Then Jesus said to them, “The Sabbath was made to meet the needs of people, and not people to meet the requirements of the Sabbath. So the Son of Man is Lord, even over the Sabbath!”
The Holy Bible, Mark 2:23-27
Rest is for the weary. Weariness comes from exertion. That bunch of blowhards were trying to impose regulations on a thing they hadn’t worked hard enough to need for themselves. Thus, they had plenty of time and energy to keep an eye out for Sabbath-breakers.
Think about Newton
Sir Isaac Newton wrote The Laws of Motion. The first of those laws is called The Law of Inertia. It goes like this:
The behavior of all objects can be described by saying that objects tend to “keep on doing what they’re doing” (unless acted upon by an unbalanced force). If at rest, they will continue in this same state of rest. If in motion with an eastward velocity of 5 m/s, they will continue in this same state of motion (5 m/s, East). If in motion with a leftward velocity of 2 m/s, they will continue in this same state of motion (2 m/s, left). The state of motion of an object is maintained as long as the object is not acted upon by an unbalanced force. All objects resist changes in their state of motion – they tend to “keep on doing what they’re doing.”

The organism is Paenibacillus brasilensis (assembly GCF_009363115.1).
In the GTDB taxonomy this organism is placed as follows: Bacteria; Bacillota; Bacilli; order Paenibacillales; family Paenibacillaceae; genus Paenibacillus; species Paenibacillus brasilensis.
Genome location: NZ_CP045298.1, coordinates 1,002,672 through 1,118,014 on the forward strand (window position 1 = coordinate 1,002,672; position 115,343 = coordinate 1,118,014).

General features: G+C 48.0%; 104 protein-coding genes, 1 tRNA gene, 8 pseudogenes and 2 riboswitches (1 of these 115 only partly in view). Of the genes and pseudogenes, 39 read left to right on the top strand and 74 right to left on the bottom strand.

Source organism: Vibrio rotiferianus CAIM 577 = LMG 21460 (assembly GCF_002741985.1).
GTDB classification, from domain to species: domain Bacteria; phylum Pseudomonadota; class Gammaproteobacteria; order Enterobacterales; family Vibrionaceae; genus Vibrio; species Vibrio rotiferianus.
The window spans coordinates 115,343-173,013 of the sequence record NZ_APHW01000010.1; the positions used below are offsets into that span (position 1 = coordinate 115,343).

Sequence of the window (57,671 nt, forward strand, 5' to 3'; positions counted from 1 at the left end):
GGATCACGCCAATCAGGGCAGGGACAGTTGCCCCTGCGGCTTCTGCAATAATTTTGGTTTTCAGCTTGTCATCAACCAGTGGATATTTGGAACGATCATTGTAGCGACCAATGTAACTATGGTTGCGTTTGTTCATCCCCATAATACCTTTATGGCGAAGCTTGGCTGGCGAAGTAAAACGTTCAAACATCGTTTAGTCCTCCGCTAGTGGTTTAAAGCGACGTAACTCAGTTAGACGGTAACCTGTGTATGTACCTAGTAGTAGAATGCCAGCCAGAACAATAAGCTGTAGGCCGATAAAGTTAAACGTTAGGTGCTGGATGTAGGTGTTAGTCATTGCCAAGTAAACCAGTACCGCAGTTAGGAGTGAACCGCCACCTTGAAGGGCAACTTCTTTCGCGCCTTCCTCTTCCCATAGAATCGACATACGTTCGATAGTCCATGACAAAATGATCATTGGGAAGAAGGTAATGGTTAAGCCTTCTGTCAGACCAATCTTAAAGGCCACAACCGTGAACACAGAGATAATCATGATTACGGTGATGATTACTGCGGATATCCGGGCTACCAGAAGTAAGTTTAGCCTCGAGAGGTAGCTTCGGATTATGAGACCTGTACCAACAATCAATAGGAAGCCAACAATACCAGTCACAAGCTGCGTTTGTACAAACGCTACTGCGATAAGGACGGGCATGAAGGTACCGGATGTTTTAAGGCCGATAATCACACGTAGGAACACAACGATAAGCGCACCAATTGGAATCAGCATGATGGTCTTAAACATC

There is an important condition that must be met in order for the first law to be applicable to any given motion. The condition is described by the phrase “… unless acted upon by an unbalanced force.” As the long as the forces are not unbalanced – that is, as long as the forces are balanced – the first law of motion applies.
The Law of Inertia says it is hard to get going. Ever experience that on a Monday morning? How about when it is time to put up or put away Christmas decorations?
It also says that what is in motion requires some other force to slow and/or stop its motion. My maternal grandmother was a picture of constant motion. She was always busy and preferred it that way. My father-in-law is that way, too. The worst thing to them was to have nothing to do. In fact, they never had nothing to do. I do not know why I am speaking in the past tense. I am sure Granky is wearing tracks in the streets of gold as I write and Tommy, my father-in-law, is 85 and still the epitome of perpetual motion.
Though it can be exhausting to keep up, I prefer them to the sloths who find it natural to do nothing or move so slowly, as my Dad would say, that “you have to drive a stake beside them to see if they’re moving.”